where $\delta_{j}$ is a Bernoulli variable with probability $1-\pi$ of being 1:

$$\delta_{j}=\begin{cases} 0 & \text{probability}\,\pi\\ 1 & \text{probability}\,(1-\pi) \end{cases},$$

and $\gamma_{j}$ is normally distributed with mean zero and variance $\sigma_{\beta}^{2}.$ Then, the model for the phenotypic values can be written as $$y_{i}=\mu+\sum_{j=1}X_{ij}\gamma_{j}\delta_{j}+e_{i}.$$

### Full-conditionals:¶

The joint posterior for all the parameters is proportional to

\begin{aligned} f(\boldsymbol{\theta}|\mathbf{y}) & \propto f(\mathbf{y}|\boldsymbol{\theta})f(\boldsymbol{\theta})\\ & \propto \left(\sigma_{e}^{2}\right)^{-n/2}\exp\left\{ - \frac{(\mathbf{y}-\mathbf{1}\mu-\sum\mathbf{X}_{j}\gamma_{j}\delta_{j})'(\mathbf{y}-\mathbf{1}\mu-\sum\mathbf{X}_{j}\gamma_{j}\delta_{j})}{2\sigma_{e}^{2}}\right\} \\ & \times \prod_{j=1}^{k}\left(\sigma_{\beta}^{2}\right)^{-1/2}\exp\left\{ -\frac{\gamma_{j}^{2}}{2\sigma_{\beta}^{2}}\right\} \\ & \times \prod_{j=1}^{k}\pi^{(1-\delta_{j})}(1-\pi)^{\delta_{j}}\\ & \times (\sigma_{\beta}^{2})^{-(\nu_{\beta}+2)/2}\exp\left\{ -\frac{\nu_{\beta}S_{\beta}^{2}}{2\sigma_{\beta}^{2}}\right\} \\ & \times (\sigma_{e}^{2})^{-(2+\nu_{e})/2}\exp\left\{ -\frac{\nu_{e}S_{e}^{2}}{2\sigma_{e}^{2}}\right\} , \end{aligned}

where $\boldsymbol{\theta}$ denotes all the unknowns.

### Full-conditional for $\mu$¶

The full-conditional for $\mu$ is a normal distribution with mean $\hat{\mu}$ and variance $\frac{\sigma_{e}^{2}}{n}$, where $\hat{\mu}$ is the least-squares estimate of $\mu$ in the model $$\mathbf{y-\sum_{j=1}^{k}}\mathbf{X}_{j}\gamma_{j}\delta_{j}=\mathbf{1}\mu+\mathbf{e},$$ and $\frac{\sigma_{e}^{2}}{n}$ is the variance of this estimator ($n$ is the number of observations).

### Full-conditional for $\gamma_{j}$¶

\begin{aligned} f(\gamma{}_{j}|\text{ELSE}) & \propto \exp\left\{ -\frac{(\mathbf{w}_{j}-\mathbf{X}_{j}\gamma_{j}\delta_{j})'(\mathbf{w}_{j}-\mathbf{X}_{j}\gamma_{j}\delta_{j})}{2\sigma_{e}^{2}}\right\} \\ & \times \exp\left\{ -\frac{\gamma_{j}^{2}}{2\sigma_{\beta}^{2}}\right\} \\ & \propto \exp\left\{ -\frac{[\mathbf{w}'_{j}\mathbf{w}_{j}-2\mathbf{w}'_{j}\mathbf{X}_{j}\gamma_{j}\delta_{j}+\gamma_{j}^{2}(\mathbf{x}'_{j}\mathbf{x}_{j}\delta_{j}+\sigma_{e}^{2}/\sigma_{\beta}^{2})]}{2\sigma_{e}^{2}}\right\} \\ & \propto \exp\left\{ -\frac{(\gamma_{j}-\hat{\gamma_{j}})^{2}}{\frac{2\sigma_{e}^{2}}{(\mathbf{x}'_{j}\mathbf{x}_{j}\delta_{j}+\sigma_{e}^{2}/\sigma_{\beta}^{2})}}\right\} ,\end{aligned}

where

$$\mathbf{w}_{j}=\mathbf{y}-\mathbf{1}\mu-\sum_{l\neq j}\mathbf{X}_{l}\gamma_{l}\delta_{l}.$$

So, the full-conditional for $\gamma_{j}$ is a normal distribution with mean

$$\hat{\gamma}_{j}=\frac{\mathbf{X}'_{j}\mathbf{w}_{j}\delta_{j}}{(\mathbf{x}'_{j}\mathbf{x}_{j}\delta_{j}+\sigma_{e}^{2}/\sigma_{\beta}^{2})}$$ and variance $\frac{\sigma_{e}^{2}}{(\mathbf{x}'_{j}\mathbf{x}_{j}\delta_{j}+\sigma_{e}^{2}/\sigma_{\beta}^{2})}$.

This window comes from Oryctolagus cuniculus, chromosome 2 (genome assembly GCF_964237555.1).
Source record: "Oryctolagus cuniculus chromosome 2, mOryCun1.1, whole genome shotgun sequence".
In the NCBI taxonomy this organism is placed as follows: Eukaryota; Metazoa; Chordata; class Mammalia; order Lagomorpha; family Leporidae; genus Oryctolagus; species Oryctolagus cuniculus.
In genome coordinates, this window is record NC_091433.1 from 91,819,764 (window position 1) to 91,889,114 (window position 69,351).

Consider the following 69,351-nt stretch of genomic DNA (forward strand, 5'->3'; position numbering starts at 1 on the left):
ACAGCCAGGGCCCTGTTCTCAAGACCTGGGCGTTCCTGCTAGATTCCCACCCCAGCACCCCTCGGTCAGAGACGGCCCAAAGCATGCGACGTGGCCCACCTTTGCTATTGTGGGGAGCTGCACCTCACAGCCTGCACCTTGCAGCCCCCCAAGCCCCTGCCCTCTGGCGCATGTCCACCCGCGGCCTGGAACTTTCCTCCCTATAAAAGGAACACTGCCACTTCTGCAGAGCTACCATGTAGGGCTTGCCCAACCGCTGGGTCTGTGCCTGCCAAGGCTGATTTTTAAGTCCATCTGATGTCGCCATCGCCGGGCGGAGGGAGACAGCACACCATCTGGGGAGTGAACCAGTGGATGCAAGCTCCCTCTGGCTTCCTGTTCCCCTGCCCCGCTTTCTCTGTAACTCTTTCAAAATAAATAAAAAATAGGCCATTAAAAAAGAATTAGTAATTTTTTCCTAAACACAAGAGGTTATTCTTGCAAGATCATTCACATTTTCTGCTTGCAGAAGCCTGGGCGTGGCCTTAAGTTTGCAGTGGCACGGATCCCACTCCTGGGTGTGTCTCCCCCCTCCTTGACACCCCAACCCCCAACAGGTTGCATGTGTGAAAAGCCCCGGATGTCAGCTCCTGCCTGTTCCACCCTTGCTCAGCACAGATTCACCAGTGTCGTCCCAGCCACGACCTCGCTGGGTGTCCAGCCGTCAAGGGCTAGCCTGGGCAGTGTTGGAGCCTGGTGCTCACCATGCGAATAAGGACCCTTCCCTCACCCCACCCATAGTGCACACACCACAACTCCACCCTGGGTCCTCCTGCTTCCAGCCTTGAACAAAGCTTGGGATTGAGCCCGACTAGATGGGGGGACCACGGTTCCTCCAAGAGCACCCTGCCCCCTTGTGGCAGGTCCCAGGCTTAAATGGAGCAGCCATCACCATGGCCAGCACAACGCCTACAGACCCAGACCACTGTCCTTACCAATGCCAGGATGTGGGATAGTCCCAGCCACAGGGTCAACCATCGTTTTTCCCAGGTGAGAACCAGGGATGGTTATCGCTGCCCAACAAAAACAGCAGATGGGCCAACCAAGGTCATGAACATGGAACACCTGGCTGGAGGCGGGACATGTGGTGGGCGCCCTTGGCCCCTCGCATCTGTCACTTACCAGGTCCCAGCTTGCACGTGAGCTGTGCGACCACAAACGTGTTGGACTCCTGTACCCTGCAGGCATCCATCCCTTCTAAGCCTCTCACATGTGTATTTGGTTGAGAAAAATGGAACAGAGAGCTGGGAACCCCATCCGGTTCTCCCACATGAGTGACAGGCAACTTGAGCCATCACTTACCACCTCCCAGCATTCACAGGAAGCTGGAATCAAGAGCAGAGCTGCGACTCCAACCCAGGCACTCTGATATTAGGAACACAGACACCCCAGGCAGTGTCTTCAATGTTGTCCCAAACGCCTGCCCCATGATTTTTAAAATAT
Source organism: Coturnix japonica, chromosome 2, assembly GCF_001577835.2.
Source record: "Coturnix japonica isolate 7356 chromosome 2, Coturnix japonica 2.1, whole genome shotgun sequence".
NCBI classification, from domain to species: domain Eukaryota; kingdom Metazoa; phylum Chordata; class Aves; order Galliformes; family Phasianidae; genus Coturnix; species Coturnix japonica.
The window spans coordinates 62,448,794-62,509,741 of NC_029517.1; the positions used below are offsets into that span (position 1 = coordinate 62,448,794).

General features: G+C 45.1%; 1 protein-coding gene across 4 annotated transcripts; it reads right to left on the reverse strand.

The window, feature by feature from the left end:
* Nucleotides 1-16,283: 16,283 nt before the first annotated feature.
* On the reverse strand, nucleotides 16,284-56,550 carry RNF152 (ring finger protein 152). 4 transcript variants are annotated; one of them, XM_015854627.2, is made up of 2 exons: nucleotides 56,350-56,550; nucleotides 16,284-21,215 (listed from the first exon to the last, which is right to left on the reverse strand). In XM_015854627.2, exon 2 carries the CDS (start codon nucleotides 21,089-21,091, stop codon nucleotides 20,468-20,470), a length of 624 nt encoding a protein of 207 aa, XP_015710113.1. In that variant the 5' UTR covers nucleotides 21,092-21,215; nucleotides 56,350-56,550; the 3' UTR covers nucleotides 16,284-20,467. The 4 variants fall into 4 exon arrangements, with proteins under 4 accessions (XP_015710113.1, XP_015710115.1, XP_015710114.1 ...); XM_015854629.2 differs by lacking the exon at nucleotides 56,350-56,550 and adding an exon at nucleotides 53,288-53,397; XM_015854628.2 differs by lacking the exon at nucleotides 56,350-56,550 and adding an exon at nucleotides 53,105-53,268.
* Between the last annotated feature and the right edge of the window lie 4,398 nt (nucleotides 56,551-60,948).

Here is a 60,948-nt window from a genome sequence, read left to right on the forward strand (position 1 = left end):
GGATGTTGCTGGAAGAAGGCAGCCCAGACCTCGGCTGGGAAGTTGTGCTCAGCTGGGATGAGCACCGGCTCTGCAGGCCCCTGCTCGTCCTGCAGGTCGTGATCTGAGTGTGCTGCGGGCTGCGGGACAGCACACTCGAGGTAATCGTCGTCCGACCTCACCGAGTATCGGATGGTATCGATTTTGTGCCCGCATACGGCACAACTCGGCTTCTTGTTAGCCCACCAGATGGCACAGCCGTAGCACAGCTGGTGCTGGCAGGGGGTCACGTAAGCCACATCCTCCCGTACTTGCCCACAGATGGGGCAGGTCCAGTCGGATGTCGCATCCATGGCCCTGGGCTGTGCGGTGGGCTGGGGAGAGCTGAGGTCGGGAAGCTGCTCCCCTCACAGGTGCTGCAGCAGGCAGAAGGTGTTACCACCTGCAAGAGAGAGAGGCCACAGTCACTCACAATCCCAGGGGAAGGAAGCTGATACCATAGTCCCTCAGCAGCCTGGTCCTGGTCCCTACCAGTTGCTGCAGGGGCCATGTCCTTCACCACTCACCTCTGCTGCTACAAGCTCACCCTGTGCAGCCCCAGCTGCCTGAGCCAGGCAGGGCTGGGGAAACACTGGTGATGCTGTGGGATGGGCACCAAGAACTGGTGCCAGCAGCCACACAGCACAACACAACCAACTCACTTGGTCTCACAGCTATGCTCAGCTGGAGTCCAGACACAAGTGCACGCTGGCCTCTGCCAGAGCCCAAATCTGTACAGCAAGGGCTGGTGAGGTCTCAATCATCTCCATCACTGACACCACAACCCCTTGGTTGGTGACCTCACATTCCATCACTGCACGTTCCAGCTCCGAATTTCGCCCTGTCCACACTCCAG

### Full-conditional for $\delta_{j}$¶

$$\Pr(\delta_{j}=1|\text{ELSE})\propto\frac{h(\delta_{j}=1)}{h(\delta_{j}=1)+h(\delta_{j}=0)},$$ where $$h(\delta_{j})=\pi^{(1-\delta_{j})}(1-\pi)^{\delta_{j}}\exp\left\{ -\frac{ (\mathbf{w}_{j}-\mathbf{X}_{j}\gamma_{j}\delta_{j})' (\mathbf{w}_{j}-\mathbf{X}_{j}\gamma_{j}\delta_{j}) }{2\sigma_{e}^{2}}\right\} .$$

### Full-conditional for $\sigma_{\beta}^{2}$¶

\begin{aligned} f(\sigma_{\beta}^{2}|\text{ELSE}) &\propto \left(\sigma_{\beta}^{2}\right)^{-k/2}\exp\left\{ -\frac{\sum_{j=1}^{k}\gamma_{j}^{2}}{2\sigma_{\beta}^{2}}\right\} \\ &\times (\sigma_{\beta}^{2})^{-(\nu_{\beta}+2)/2}\exp\left\{ -\frac{\nu_{\beta}S_{\beta}^{2}}{2\sigma_{\beta}^{2}}\right\} \\ &\propto (\sigma_{\beta}^{2})^{-(k+\nu_{\beta}+2)/2}\exp\left\{ -\frac{\sum_{j=1}^{k}\gamma_{j}^{2}+\nu_{\beta}S_{\beta}^{2}}{2\sigma_{j}^{2}}\right\} ,\end{aligned}

and this is proportional to a scaled inverted chi-square distribution with $\tilde{\nu}_{\beta}=\nu_{\beta}+k$ and scale parameter $\tilde{S}_{\beta}^{2}=(\sum_{j=1}^{k}\gamma_{j}^{2}+\nu_{\beta}S_{\beta}^{2})/\tilde{\nu}_{\beta}$.

### Full-conditional for $\pi$¶

$$f(\pi|ELSE)\propto\pi^{(k-\sum_{j=1}^{k}\delta_{j})}(1-\pi)^{\sum_{j=1}^{k}\delta_{j}},$$

which is proportional to a Beta distribution with parameters $a=k-\sum_{j=1}^{k}\delta_{j}+1$ and $b=\sum\delta_{j}+1.$

### Full-conditional for $\sigma_{e}^{2}$¶

\begin{aligned} f(\sigma_{e}^{2}|\text{ELSE}) & \propto \left(\sigma_{e}^{2}\right)^{-n/2}\exp\left\{ -\frac{ (\mathbf{y}-\mathbf{1}\mu-\sum\mathbf{X}_{j}\gamma_{j}\delta_{j})' (\mathbf{y}-\mathbf{1}\mu-\sum\mathbf{X}_{j}\gamma_{j}\delta_{j}) }{2\sigma_{e}^{2}}\right\} \\ & \times (\sigma_{e}^{2})^{-(2+\nu_{e})/2}\exp\left\{ -\frac{\nu_{e}S_{e}^{2}}{2\sigma_{e}^{2}}\right\} \\ & \propto (\sigma_{e}^{2})^{-(n+2+\nu_{e})/2}\exp\left\{ -\frac{(\mathbf{y}-\mathbf{1}\mu-\sum\mathbf{X}_{j}\gamma_{j}\delta_{j})'(\mathbf{y}-\mathbf{1}\mu-\sum\mathbf{X}_{j}\gamma_{j}\delta_{j})+\nu_{e}S_{e}^{2}}{2\sigma_{e}^{2}}\right\} ,\end{aligned}

which is proportional to a scaled inverted chi-square density with $\tilde{\nu}_{e}=n+\nu_{e}$ degrees of freedom and $\tilde{S_{e}^{2}}=\frac{(\mathbf{y}-\mathbf{1}\mu-\sum\mathbf{X}_{j}\gamma_{j}\delta_{j})'(\mathbf{y}-\mathbf{1}\mu-\sum\mathbf{X}_{j}\gamma_{j}\delta_{j})+\nu_{e}S_{e}^{2}}{\tilde{\nu_{e}}}$ scale parameter.